Anyway, that’s about all I have to say about money. You see what I need, know about right now what I have and that’s pretty much all there is to know.  Woot.

(If you are interested in actual numbers, shoot me an e-mail and I’ll be glad to tell you, it just feels semi-inappropriate to post on a blog)

Welp, that brings us to the end of another informative, yet hopefully entertaining blog about my journey to Papua New Guinea. Please leave comments in the comment bar and help me with what I should talk about next or just general encouragements to let me know that I am liked by a small percentage of the population.

Until next time, peace out homie homes! – Leah

Links for information:
-prayer and financial gifts: http://www.wycliffe.org/Partnership.aspx?mid=7F7EFA
-my first newsletter: http://freepdfhosting.com/2c268faa8a.pdf

Links for fun-formation:
-Nikki/Leah Update Show (my roommate and I are ridiculous):  http://www.facebook.com/video/video.php?v=520812186866
-Leah Rigsby is ridiculous on YouTube: http://www.youtube.com/user/LeahRigsby?feature=guide

Links that Leah thinks should be enjoyed by the general public:


Here We Go…

Welp. Here we go. I have now joined the ranks of I’m-doing-something-with-my-life-so-now-it’s-time-to-blog-about-it bloggers. Truth be told, I always enjoyed reading my friend’s blogs, but never thought I would, myself, partake.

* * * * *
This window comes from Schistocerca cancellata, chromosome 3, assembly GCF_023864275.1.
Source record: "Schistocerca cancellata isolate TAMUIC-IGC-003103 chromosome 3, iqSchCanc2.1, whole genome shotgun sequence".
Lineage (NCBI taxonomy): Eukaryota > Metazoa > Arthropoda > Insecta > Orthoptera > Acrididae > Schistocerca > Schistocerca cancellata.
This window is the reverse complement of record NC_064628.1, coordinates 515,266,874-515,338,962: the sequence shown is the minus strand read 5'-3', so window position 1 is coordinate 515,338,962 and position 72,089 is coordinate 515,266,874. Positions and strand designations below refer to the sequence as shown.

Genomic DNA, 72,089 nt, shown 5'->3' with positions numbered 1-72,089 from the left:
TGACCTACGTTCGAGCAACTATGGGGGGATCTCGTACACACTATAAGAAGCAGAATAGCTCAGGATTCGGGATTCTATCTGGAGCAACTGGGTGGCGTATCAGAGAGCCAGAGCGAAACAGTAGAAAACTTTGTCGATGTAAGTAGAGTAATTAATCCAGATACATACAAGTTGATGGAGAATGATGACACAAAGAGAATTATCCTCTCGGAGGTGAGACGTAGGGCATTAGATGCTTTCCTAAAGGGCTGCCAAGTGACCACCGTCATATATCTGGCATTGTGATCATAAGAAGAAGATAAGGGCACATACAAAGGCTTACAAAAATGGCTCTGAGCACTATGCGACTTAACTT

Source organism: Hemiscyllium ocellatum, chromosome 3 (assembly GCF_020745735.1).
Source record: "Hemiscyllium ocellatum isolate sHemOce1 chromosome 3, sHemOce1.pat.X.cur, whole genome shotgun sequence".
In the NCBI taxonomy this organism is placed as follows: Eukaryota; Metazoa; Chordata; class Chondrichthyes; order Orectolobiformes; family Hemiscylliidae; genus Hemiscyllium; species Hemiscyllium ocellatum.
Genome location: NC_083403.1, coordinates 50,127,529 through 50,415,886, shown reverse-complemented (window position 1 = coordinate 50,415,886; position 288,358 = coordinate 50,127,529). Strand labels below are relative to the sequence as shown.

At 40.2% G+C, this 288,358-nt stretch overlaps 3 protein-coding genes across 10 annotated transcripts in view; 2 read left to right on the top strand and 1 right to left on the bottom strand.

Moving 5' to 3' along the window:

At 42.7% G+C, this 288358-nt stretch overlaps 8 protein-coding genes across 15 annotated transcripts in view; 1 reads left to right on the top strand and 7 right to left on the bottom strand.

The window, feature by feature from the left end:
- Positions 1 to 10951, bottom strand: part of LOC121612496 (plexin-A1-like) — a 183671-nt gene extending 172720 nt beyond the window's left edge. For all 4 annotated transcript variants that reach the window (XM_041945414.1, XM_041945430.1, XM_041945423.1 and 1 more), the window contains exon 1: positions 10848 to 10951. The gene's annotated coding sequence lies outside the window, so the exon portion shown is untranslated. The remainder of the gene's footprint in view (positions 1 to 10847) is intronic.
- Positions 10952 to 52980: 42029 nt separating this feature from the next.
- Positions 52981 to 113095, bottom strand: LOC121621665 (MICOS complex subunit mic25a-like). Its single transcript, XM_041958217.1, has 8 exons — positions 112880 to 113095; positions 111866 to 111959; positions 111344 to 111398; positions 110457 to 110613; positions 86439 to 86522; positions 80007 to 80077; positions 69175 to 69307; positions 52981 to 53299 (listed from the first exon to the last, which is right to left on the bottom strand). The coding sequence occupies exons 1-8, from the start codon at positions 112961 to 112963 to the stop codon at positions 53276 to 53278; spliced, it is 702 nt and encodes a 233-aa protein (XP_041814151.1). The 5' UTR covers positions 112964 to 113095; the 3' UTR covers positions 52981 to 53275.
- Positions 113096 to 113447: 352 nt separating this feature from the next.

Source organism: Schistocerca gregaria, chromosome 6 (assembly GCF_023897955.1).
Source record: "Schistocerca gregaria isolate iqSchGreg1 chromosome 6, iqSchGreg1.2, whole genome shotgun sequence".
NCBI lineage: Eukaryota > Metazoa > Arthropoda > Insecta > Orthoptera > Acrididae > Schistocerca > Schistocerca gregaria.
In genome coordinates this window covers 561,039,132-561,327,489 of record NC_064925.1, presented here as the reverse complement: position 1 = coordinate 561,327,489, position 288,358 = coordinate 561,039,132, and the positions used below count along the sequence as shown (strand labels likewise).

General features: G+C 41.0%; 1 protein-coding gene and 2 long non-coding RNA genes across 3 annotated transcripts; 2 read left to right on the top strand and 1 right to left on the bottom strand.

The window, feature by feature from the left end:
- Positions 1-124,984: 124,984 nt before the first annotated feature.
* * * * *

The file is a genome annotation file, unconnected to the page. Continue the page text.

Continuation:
But here we are.

So the question of the hour is posed: “Why have you stared this blog, Leah?”

In a nut shell:
Wycliffe Bible Translators. Papua New Guinea. Ukarumpa International School.

In a very large explanatory nut shell:
I have joined Wycliffe Bible Translators and will be teaching at Ukarumpa International School in Papua New Guinea. I will be teaching math, probably 7th-12th grade (I REALLY need to brush up on my Calculus, I’m a bit frightened) and helping out with ESL (English as a Second Language) to missionary kids whose parents are a part of the Bible translation effort in Papua New Guinea. There are some local (New Guinean) kids who go to the school too, but it is mainly (80%) missionary kids (MKs). I am hoping to later become a translator myself, but for right now, we’ll just help with the translation needs behind the scenes as a teacher.

Overwhelmed? Me too. So let’s start at the very beginning (a very good place to start).

Why Missions?